Rosedale Abbey

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Rosedale Abbey
Rosedale Abbey.jpg
Rosedale Abbey
Rosedale Abbey is located in North Yorkshire
Rosedale Abbey
Rosedale Abbey
Rosedale Abbey shown within North Yorkshire
OS grid reference SE726955
• London 200 mi (320 km) S
District
Shire county
Region
Country England
Sovereign state United Kingdom
Post town PICKERING
Postcode district YO18
Dialling code 01751
Police North Yorkshire
Fire North Yorkshire
Ambulance Yorkshire
EU Parliament Yorkshire and the Humber
UK Parliament
List of places
UK
England
Yorkshire
54°21′00″N 0°52′59″W / 54.35°N 0.883°W / 54.35; -0.883Coordinates: 54°21′00″N 0°52′59″W / 54.35°N 0.883°W / 54.35; -0.883

Rosedale Abbey is a village in the Ryedale district of North Yorkshire, England. It is situated approximately 8 miles (13 km) north-west from Pickering, 8 miles south-east from Castleton, and within Rosedale, part of the North York Moors National Park.

History[edit]

A Cistercian Priory of the same name once stood on the site. All that is left today is a staircase, a sundial and a single stone pillar. Founded in 1158, the priory was inhabited by a small group of nuns who are credited with being the first people to farm sheep commercially in the region. The priory ceased to operate in 1535 due to the Dissolution of the Monasteries. The building was eventually dismantled in the 19th century when the stone was reclaimed for building - including a new church on the site of the original priory.[1]

In the 19th century an iron ore mining industry was established. The population of the valley expanded rapidly until the demise of the mines in the 1920s. The standard-gauge Rosedale Branch railway line ran round the head of the valley, serving mine workings on either side, and across the moors to reach what is now the Esk Valley Line at Battersby Junction.[2][3]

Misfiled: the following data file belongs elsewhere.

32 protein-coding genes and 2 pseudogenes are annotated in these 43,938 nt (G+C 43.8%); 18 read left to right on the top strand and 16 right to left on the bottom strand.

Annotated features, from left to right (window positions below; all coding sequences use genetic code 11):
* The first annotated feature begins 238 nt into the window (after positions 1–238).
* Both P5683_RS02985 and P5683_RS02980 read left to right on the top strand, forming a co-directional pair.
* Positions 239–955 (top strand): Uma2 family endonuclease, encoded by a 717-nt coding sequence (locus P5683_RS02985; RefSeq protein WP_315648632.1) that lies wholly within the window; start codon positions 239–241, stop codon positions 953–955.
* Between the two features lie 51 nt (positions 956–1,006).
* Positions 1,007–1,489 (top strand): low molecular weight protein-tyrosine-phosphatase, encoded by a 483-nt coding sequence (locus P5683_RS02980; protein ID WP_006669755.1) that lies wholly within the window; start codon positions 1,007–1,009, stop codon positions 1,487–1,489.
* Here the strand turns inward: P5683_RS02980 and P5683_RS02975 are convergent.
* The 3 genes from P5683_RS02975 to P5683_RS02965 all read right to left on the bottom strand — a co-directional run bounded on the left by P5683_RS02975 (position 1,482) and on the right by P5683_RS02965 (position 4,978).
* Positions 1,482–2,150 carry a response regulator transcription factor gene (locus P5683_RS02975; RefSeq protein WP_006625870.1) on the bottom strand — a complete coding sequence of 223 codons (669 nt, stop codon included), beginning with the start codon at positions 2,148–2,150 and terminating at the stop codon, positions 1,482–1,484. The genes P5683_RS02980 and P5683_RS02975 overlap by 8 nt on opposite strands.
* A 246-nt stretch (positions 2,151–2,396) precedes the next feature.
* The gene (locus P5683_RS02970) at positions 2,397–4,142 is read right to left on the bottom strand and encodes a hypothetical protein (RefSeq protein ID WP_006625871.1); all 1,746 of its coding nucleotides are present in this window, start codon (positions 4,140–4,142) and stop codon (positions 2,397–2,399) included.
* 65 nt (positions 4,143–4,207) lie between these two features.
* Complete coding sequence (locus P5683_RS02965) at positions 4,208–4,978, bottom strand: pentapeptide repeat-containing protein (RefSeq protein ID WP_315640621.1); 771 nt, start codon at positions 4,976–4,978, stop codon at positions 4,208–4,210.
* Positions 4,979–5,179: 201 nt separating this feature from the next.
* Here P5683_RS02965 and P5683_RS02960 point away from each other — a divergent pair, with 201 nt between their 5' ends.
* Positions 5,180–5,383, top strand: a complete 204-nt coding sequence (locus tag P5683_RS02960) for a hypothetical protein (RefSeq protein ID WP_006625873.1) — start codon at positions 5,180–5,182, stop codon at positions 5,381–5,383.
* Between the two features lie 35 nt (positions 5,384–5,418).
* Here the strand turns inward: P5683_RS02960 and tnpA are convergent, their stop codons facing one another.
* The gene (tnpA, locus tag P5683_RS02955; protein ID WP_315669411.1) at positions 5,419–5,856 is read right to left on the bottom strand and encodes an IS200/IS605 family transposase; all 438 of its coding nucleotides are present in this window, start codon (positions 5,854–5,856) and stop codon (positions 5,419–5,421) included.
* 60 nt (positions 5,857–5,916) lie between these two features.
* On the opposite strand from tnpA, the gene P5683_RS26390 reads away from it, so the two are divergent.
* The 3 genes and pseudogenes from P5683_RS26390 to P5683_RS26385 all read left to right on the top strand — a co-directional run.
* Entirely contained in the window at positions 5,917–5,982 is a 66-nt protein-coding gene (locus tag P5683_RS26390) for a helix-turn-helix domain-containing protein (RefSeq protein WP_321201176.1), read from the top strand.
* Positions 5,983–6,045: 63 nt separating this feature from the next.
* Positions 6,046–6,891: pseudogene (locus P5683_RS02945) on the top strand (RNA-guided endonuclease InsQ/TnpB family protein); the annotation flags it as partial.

Community[edit]

Rosedale Abbey comprises a collection of stone houses, and public houses, St Mary & St Laurence Church,[4] an art gallery, tea room, a sandwich shop, glass studio and a village green. Inhabitants of the village consist largely of those born elsewhere, with very few being indigenous.

Tourism in the area has developed into a major industry, with many smaller properties renovated for private holiday homes or as self-catering accommodation. Hotels, larger properties, and farms provide bed and breakfast accommodation.

Recently a local parish council election attracted candidates opposed to the construction of affordable housing close to their properties.

The Rosedale Show is held in the village each August, and attracts some 5,000 visitors. The show dates back to 1871 and is one of the oldest in North Yorkshire.

References[edit]

  1. ^ "Our Rosedale Abbey". Rosedale Abbey. Retrieved 26 October 2015. 
  2. ^ Brown, Adrian (31 March 2008). "East Mines at Rosedale". BBC North Yorkshire. Retrieved 16 January 2014. 
  3. ^ "Rosedale Mines & Tramway Site records". Subterranea Britannica. Retrieved 16 January 2014. 
  4. ^ "St Mary & St Laurence, Rosedale Abbey". Diocese of York. Retrieved 16 January 2014. 

External links[edit]